praises of the Author of all things. Cousins are frequently brought They march at a slow pace; the up together, loving each other with men separate from the women ; the affection of brothers and sis- the priest in the middle; the chilters; and the grandfather, the dren follow behind the priestchief of the whole family, is some- hood. When the procession is artimes seen surrounded by twenty rived at a point of land which or thirty descendants, possessing, commands the prospect below, the Curé gives his benediction to the consecrated to prayer, and the efcountry around, prays the Almigh- fusion of the tenderest feelings. ty to chain the tempests and tor- On these days, relatives generally rents, the winds and all other na- assemble together; and this union tural causes inimical to the fruits of the different members of a faof the earth, intended for man's mily is considered as a sacred obsubsistence. The congregation, ligation imposed on all. A refuon their knees, listen with pro- sal to attend on such occasions is found attention. As soon as the considered as a denial of their fa. prayers are finished, the procession mily; and produces much injury returns in the same order to the to a man's reputation. At these parish church, where the people festive meetings, the Corsicans arobtain bundles of little wooden range, in general, the marriage of crosses, which they fix separately their daughters, and other family on their lands.
matters; and talk over the poliThe fête-days, in honour of the tics of the island, or of the village patron saint of each village, are in which they are assembled.
following is an account of this decrease until the attainment of strange lusus naturæ, who has been its full stature, which occurred at lately imported for the gratifica- the usual term of life. At that tion of the curiosity of the London period Claude Ambroise Seurat had public.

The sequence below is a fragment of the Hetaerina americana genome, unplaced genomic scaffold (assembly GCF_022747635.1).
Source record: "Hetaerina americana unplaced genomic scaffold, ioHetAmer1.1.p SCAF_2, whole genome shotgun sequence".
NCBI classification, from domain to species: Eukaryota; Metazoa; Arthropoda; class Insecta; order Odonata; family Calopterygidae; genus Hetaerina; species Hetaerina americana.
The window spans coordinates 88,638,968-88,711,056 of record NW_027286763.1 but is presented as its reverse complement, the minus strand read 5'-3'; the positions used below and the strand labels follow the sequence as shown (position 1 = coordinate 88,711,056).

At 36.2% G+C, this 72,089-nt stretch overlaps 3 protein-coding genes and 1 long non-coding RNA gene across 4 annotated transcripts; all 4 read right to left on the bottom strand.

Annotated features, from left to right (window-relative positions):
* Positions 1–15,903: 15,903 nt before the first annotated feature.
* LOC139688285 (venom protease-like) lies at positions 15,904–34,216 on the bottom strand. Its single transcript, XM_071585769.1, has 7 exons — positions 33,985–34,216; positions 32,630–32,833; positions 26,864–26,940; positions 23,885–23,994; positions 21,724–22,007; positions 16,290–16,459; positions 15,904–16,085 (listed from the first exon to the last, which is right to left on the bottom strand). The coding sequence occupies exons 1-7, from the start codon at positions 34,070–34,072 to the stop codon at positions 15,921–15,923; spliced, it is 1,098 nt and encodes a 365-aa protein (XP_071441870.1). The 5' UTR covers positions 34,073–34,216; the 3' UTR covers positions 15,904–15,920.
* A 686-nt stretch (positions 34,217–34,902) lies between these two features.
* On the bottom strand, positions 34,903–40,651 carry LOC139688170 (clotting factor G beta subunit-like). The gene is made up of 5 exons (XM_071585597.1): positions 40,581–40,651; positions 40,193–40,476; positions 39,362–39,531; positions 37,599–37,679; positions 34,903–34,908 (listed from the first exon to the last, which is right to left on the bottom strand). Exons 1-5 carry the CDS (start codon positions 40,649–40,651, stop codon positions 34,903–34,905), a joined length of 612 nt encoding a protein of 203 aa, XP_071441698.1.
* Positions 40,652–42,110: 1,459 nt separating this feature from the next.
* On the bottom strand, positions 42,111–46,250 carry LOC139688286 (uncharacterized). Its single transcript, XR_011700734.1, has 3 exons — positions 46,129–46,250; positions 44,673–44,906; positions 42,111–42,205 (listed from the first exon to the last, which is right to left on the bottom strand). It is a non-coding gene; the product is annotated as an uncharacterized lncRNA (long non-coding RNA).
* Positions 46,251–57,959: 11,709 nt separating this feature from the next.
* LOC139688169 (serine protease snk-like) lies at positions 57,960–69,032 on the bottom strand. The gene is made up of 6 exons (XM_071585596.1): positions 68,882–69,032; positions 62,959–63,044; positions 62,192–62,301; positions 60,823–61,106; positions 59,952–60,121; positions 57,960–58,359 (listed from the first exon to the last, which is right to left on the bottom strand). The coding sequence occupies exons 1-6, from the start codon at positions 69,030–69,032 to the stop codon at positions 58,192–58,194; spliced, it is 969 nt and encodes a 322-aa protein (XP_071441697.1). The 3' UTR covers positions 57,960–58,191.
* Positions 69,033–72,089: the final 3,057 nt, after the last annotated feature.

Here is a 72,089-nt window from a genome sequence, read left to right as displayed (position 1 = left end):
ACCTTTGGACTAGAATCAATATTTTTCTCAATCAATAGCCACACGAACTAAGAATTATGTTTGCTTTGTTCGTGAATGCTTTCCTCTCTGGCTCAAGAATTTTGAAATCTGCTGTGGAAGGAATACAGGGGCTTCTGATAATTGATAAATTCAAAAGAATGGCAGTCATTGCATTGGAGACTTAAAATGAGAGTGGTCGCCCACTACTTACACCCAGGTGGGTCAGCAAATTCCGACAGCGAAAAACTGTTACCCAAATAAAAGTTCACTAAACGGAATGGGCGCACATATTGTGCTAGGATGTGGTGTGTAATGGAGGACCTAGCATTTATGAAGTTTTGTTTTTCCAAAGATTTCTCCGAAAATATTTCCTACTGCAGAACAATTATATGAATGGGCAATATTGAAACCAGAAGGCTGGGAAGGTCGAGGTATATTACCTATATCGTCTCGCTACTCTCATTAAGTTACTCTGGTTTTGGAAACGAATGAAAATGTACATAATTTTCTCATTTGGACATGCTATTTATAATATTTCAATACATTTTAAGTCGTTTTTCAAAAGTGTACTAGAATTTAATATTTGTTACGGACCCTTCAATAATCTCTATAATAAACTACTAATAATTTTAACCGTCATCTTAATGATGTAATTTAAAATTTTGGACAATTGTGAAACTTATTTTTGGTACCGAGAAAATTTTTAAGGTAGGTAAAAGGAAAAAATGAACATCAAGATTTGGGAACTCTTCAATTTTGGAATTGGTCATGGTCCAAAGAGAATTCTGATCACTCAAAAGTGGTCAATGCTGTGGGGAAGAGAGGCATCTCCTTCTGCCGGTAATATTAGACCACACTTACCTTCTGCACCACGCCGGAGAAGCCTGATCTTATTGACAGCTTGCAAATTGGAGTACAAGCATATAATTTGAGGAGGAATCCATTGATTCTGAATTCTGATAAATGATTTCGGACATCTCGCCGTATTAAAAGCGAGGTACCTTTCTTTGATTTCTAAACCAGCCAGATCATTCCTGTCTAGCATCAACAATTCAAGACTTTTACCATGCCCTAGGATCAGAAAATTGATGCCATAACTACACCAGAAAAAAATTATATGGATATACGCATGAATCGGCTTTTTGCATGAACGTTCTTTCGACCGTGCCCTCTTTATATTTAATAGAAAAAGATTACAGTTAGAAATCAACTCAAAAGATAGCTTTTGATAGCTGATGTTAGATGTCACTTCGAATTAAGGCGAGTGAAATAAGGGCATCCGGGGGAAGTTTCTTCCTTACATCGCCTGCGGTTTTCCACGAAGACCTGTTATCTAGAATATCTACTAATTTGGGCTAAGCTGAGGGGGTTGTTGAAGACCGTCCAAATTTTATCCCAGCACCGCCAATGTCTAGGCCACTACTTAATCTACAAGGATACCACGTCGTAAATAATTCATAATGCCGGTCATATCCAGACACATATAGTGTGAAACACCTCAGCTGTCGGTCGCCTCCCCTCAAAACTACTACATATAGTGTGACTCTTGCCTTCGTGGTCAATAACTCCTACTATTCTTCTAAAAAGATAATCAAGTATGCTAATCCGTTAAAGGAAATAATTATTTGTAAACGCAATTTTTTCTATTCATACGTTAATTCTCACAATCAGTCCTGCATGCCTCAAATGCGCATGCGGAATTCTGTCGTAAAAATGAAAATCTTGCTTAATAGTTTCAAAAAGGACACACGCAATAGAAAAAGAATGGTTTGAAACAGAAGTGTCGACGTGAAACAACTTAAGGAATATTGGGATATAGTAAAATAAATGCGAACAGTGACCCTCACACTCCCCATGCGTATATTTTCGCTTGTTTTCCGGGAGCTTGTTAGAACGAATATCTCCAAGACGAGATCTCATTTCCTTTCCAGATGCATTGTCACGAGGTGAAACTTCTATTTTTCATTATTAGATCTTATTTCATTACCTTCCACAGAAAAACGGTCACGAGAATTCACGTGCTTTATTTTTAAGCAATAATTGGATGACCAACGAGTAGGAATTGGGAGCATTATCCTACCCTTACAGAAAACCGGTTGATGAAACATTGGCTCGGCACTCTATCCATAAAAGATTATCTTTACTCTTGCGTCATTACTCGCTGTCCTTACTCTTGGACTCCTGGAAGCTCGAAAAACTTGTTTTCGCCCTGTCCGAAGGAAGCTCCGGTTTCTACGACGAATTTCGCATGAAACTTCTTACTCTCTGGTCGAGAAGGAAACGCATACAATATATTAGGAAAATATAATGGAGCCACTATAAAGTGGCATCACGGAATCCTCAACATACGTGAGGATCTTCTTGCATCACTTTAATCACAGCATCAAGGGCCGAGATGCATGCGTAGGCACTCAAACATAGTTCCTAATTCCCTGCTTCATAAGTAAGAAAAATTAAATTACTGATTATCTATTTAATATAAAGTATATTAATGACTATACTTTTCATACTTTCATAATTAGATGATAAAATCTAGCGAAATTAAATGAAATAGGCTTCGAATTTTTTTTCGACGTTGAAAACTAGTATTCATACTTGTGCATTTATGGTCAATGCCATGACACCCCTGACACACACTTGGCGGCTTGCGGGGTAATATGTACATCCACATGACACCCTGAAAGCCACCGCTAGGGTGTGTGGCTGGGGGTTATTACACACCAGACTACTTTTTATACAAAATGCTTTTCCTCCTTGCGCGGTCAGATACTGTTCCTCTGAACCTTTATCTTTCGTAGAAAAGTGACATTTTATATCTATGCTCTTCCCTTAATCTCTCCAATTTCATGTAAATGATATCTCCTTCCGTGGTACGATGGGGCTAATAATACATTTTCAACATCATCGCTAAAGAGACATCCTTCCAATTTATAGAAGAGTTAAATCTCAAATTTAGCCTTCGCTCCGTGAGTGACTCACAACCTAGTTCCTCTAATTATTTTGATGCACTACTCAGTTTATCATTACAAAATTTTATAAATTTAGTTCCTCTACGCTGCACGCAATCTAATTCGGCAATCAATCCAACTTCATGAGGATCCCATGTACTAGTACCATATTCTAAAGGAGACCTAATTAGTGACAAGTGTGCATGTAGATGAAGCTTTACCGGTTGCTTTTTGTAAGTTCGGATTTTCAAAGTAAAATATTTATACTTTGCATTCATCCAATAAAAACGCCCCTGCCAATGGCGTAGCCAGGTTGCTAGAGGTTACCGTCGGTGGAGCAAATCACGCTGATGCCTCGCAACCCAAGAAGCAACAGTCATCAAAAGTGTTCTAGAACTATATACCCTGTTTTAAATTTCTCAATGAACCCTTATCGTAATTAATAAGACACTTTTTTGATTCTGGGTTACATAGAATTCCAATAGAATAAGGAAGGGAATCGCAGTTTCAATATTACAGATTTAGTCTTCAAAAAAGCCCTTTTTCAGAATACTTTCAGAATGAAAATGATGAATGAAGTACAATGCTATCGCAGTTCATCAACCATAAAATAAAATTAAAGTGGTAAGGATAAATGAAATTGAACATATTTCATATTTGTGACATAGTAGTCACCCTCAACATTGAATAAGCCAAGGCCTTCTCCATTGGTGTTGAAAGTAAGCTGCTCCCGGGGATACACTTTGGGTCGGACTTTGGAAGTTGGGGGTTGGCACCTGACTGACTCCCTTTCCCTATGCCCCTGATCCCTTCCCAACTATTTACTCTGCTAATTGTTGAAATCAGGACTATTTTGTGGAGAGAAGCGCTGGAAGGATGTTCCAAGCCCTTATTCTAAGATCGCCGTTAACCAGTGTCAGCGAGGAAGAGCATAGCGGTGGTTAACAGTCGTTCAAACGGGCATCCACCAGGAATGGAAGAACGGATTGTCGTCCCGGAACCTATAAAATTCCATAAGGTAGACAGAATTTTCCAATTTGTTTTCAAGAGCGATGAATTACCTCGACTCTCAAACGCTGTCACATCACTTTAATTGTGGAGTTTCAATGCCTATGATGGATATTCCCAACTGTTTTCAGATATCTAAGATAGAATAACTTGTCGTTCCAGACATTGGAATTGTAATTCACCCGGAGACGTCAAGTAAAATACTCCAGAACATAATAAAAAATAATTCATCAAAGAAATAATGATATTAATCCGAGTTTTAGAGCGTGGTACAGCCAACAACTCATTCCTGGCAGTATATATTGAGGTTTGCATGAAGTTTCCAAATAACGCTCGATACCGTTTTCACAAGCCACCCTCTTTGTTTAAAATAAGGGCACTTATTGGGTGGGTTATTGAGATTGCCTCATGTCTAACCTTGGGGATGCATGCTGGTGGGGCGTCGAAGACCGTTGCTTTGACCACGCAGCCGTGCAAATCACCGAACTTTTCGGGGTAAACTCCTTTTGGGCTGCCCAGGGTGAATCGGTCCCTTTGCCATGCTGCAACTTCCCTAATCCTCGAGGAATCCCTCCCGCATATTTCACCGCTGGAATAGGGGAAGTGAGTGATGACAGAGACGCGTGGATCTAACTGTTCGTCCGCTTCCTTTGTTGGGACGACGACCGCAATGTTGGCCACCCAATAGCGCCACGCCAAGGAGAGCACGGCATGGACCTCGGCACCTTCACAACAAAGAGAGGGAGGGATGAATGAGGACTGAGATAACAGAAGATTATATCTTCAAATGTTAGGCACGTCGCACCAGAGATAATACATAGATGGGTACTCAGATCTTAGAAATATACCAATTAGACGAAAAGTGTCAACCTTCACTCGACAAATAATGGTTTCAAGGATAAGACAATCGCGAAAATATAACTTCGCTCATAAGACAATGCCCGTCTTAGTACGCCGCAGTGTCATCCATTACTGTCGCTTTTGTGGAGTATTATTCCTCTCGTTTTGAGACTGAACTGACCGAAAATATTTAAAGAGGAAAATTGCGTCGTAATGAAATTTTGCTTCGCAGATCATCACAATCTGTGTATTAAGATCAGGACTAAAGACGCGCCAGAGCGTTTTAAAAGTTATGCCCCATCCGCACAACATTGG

attained his present height of five The name of the Living Skeleton feet seven inches and a half, when is Claude Ambroise Seurat; he is his frame had dwindled to the livinga native of Troyes, in Champagne, skeleton form it now personifies. was born on the 10th of April, Having been shaved for the pur1798, and is consequently 27 years pose of displaying the formation of of age. The result of an inquiry the skull, in order to prevent the as to whether any object had pre- effect of cold, he wears a wig the sented itself during his mother's colour of his eye-brows, which are pregnancy, to create a fright, was, a dark chesnut brown. The pupils an assurance to the contrary. The of his eyes are large, full, and mother was very short-sighted. penetrating; the whites very clear,
The child, on coming into the and his sight strong; but the upper world, presented the customary lids appear rather to weigh downbaby form, its features being hand- wards, from a laxity of the muscles, some ; but in proportion as the in- added to which there is a glaziness fant grew, the frame gradually in the sight, that conveys a some